How to Actively Listen - 2

There are many variations of active listening available on the internet. Over the next few days I am going to take you through the eight strategies used successfully world-wide by those involved in crisis negotiations.

Open-Ended Questions

In difficult conversations where you want the other person to talk more, for example those who are sad and are reluctant to speak or those who are angry and won’t stop speaking, it is imperative to allow them to talk more. Talking allows us to express ourselves, to say how we are feeling, to vent our frustration, to socialise through communication that we have been doing since the beginning of time.

Open-ended questions conveys a genuine interest in the other person, allows them the freedom to respond in a way they feel comfortable while maintaining the topic and makes the person feel that they are in control. It elicits more information and sounds less like an interrogation when asking questions.

We encourage dialogue by asking single, open-ended questions. This is by far the strongest of all the eight strategies in active listening and will gain valuable points as you build a rapport. Open-ended questions allow the talker the freedom to say what they want and get things off their chest thus reducing emotional blocks.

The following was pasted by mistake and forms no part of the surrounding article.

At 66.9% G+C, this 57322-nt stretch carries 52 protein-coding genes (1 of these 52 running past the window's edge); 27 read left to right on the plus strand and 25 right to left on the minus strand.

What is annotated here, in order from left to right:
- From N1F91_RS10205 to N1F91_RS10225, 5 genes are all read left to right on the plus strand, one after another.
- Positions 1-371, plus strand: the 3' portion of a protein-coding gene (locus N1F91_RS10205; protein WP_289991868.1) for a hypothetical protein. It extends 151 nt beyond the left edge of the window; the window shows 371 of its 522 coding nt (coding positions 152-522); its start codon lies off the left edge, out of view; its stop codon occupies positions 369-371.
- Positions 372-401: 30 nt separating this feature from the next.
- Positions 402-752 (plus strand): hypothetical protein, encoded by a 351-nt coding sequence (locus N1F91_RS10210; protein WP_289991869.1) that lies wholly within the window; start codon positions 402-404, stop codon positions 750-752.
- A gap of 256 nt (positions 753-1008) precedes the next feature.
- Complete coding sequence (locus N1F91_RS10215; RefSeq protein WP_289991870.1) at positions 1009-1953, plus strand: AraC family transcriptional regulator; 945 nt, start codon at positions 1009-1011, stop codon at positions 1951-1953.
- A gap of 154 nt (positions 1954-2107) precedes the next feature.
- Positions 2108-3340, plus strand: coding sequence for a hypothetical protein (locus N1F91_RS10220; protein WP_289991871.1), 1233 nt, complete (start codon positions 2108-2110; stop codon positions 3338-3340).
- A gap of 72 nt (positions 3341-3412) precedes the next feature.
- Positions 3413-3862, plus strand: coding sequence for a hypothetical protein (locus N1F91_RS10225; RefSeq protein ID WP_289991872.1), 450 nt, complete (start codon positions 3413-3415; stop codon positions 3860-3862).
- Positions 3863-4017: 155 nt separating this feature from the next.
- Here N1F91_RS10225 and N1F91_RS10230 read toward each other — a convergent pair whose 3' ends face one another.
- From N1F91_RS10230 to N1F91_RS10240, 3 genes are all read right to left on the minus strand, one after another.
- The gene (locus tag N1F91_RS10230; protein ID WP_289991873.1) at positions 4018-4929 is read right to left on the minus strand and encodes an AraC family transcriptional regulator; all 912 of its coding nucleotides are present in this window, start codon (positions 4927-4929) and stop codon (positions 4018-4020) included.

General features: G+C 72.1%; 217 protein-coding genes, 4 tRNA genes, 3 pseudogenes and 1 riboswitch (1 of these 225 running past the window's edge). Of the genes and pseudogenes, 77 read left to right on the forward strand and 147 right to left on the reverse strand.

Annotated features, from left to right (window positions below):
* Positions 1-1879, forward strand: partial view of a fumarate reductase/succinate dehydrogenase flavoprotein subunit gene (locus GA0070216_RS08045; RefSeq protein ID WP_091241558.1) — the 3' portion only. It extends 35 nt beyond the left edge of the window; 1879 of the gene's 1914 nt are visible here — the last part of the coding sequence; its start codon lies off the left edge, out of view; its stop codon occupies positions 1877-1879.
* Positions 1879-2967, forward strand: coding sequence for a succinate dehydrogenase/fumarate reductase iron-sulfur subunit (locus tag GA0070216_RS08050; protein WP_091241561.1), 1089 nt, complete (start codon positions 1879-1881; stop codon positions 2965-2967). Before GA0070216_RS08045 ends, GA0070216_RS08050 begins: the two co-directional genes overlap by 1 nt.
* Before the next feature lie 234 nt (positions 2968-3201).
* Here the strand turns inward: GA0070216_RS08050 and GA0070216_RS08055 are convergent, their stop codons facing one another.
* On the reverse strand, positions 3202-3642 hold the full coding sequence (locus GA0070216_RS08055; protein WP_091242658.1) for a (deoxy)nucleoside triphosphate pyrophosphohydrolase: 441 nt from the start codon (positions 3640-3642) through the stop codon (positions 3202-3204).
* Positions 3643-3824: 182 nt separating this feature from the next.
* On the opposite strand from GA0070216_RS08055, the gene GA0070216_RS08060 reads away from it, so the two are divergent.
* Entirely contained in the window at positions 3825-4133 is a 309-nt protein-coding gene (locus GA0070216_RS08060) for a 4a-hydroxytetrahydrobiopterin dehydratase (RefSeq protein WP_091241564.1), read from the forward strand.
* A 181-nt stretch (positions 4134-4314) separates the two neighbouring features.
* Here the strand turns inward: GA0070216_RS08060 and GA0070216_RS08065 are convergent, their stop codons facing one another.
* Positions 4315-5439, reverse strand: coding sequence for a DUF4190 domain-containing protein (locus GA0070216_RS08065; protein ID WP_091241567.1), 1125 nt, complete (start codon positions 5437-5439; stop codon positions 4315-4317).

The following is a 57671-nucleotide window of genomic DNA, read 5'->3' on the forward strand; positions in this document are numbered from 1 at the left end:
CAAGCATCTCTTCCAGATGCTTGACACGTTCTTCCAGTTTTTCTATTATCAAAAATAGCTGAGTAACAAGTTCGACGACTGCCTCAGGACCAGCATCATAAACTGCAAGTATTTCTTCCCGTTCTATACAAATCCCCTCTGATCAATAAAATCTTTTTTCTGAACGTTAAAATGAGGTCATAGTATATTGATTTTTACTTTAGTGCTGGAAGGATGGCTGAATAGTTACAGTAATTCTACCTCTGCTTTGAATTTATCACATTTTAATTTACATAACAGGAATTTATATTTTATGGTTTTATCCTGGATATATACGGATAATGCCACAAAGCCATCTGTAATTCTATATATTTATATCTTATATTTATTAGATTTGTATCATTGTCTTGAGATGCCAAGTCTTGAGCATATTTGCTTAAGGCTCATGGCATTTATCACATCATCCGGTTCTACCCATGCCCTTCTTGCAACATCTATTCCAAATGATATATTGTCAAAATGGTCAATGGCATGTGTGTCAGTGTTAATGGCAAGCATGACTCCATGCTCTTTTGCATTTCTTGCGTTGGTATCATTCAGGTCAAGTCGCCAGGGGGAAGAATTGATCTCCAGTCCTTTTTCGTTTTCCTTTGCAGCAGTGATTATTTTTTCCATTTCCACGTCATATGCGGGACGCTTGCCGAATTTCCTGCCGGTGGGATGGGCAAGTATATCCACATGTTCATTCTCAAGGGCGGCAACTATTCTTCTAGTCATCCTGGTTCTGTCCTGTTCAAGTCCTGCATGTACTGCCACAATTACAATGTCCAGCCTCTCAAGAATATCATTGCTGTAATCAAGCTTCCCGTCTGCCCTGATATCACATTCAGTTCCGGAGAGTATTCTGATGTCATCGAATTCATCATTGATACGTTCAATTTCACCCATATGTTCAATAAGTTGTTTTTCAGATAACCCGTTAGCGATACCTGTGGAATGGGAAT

Once the person starts talking do not interrupt them or try ask another question until they have completely answered the last question. Take a slow breath once you think the other person has finished to ensure that this is the case. This avoids over-talking and slows the conversation to maintain an even flow.

Start each sentence with the word "What" or "How". "What happened next", How did that happen", and “Tell me more about...". Never use the word "Why" as this is a blame word. For example it is better to say “What was the reason for…” rather than “Why did you…”. You could ask “Why do you think that happened” but it is likely to gain a response of “I am not sure”.

If the person is shouting at you, allow them to do so, don’t try to interrupt them. Research tells us that we can yell at someone for between 60 & 90 seconds if they aren't reading from a script and we say nothing at all. If you say something it will just add coal to the fire.

Once the person is talking more you can then ask closed questions to speed the conversation and to confirm that you have the facts correct. For example you could say "Have I got that correct?" to confirm you have the facts accurate.

Next we will examine reflecting or mirroring.